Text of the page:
Strasbourg, 08/02/2024 – Today, MEPs approved the trilogue outcome of the regulation for automated data exchange for police cooperation (“Prüm II”). Pirate Party Members of the European Parliament voted against Prüm II, because this unprecedented rise in personal data sharing among EU police forces lacks sufficient safeguards for affected individuals. Extending the existing system to soon include facial images and police records further accelerates this trend.
Marcel Kolaja, Member and Quaestor of the European Parliament for the Czech Pirate Party, comments:
“Even the current system under which the police databases of individual Member States are linked has a number of flaws because it does not sufficiently protect civil liberties. It deserves a reform. But not one that turns a few partial problems into a single large one. I cannot therefore at this time support a stronger interconnection of the national databases. Moreover, the rules we have voted on today extend the scope of the system to include police records. This includes those that have been created on the basis of a mistaken assumption or hearsay. The review of the rules should focus on making the system more secure and enable sharing relevant data in order to make law enforcement more effective – not on including irrelevant information.“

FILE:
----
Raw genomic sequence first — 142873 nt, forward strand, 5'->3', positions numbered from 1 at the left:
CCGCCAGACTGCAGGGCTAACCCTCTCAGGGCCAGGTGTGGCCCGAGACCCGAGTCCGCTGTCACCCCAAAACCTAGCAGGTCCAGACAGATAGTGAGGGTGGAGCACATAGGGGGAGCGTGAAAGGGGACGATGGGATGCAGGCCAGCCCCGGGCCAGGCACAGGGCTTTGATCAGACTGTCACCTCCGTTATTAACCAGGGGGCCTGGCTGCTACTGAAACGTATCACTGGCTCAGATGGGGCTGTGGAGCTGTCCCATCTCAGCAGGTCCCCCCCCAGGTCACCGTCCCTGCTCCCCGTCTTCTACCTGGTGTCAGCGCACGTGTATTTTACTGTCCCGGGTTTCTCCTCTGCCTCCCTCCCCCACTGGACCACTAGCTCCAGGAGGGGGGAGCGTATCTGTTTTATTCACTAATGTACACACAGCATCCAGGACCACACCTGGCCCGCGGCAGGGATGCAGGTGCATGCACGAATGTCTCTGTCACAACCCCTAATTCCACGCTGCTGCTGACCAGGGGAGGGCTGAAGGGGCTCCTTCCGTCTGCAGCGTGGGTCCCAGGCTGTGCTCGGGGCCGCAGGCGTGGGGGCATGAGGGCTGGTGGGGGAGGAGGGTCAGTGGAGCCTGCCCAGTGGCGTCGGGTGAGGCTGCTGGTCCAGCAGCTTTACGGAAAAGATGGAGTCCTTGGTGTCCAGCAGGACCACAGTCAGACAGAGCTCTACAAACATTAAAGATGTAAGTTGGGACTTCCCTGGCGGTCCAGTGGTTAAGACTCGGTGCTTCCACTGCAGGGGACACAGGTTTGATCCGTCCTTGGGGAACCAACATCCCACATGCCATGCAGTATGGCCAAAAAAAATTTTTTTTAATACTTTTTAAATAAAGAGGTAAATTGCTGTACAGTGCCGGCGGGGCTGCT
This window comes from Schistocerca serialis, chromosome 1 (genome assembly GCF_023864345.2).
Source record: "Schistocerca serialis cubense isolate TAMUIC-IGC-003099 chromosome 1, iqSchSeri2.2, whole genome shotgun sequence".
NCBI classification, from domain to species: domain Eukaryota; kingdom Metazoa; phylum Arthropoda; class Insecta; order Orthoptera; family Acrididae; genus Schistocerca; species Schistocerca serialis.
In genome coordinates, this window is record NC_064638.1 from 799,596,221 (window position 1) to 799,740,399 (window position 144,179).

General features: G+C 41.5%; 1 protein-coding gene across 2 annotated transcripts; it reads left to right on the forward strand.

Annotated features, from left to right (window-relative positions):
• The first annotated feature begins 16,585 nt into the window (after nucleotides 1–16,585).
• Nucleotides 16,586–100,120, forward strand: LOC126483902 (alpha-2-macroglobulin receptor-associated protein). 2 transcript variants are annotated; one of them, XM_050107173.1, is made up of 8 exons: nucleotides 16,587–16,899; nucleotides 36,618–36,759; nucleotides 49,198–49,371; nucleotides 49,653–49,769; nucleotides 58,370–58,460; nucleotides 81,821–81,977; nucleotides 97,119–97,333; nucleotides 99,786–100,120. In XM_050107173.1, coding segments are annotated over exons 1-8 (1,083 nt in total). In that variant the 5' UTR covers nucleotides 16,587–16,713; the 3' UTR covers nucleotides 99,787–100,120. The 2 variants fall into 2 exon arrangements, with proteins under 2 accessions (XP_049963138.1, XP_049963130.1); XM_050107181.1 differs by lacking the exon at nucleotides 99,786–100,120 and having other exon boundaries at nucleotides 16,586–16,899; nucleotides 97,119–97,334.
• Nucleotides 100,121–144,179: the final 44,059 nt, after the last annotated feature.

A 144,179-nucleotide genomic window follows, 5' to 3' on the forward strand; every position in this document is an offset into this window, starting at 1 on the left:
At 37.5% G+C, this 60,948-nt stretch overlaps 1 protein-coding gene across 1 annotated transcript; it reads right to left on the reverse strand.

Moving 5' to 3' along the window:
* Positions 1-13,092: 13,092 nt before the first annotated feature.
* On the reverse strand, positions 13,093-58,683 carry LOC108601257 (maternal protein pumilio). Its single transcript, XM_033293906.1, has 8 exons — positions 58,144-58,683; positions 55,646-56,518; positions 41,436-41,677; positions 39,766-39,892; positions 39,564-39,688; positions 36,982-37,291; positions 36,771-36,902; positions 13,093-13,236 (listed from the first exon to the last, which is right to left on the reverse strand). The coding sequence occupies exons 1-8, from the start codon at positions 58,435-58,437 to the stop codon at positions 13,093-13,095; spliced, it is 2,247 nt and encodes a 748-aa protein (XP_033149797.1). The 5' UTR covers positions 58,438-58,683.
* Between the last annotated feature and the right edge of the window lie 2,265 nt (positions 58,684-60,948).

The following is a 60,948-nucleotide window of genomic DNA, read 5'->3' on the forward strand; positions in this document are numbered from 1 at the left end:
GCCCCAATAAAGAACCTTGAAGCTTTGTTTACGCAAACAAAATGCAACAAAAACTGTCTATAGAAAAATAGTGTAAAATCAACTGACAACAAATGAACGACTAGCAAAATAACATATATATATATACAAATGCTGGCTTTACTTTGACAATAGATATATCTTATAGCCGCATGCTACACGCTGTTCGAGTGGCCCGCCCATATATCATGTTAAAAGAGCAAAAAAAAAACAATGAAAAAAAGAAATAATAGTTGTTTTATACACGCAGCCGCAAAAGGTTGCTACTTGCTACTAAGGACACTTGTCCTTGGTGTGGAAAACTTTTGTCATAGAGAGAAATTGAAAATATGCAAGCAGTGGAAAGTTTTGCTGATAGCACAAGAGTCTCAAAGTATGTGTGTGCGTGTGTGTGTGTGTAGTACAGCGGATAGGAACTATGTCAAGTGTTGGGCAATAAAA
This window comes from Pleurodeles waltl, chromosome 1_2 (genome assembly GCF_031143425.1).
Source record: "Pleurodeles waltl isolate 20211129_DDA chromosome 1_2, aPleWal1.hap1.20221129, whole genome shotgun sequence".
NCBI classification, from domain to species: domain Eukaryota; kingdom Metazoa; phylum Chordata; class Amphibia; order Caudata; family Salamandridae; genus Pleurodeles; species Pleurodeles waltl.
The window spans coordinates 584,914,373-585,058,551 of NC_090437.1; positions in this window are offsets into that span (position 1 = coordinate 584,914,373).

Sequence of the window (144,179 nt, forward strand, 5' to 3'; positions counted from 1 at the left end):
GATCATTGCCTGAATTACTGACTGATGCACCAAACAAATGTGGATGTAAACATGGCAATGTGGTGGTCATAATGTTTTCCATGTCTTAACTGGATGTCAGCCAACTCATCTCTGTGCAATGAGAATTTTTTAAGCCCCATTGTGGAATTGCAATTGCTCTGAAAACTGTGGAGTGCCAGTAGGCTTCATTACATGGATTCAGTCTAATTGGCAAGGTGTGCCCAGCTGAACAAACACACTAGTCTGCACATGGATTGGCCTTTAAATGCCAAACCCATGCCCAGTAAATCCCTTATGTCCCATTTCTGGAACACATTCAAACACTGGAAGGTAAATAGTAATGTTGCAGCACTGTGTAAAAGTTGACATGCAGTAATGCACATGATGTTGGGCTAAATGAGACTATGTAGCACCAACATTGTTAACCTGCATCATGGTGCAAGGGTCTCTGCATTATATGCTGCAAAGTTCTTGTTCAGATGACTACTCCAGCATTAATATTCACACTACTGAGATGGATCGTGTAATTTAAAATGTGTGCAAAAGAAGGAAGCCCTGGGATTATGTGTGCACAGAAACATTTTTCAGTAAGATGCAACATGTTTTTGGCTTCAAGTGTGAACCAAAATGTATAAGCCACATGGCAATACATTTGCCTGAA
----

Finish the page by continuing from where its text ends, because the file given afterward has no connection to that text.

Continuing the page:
Patrick Breyer, Member of the European Parliament for the German Pirate Party, comments:
“While police cooperation in Europe is of vital importance, it needs to respect the rule of law. But Europe-wide networked facial databases enable biometric mass surveillance in public spaces, which is an error-prone technology that regularly misidentifies citizens. The lack of safeguards for this data sharing monster called “Prüm II” is deeply worrying and opens the door for misuse of police power. No amount of mass surveillance can make up for authorities repeatedly having failed to watch terrorists-to-be known to the police long before they carried out an attack. In countering crimes and terrorism there is no deficit in surveillance, there is a deficit in targeted enforcement.”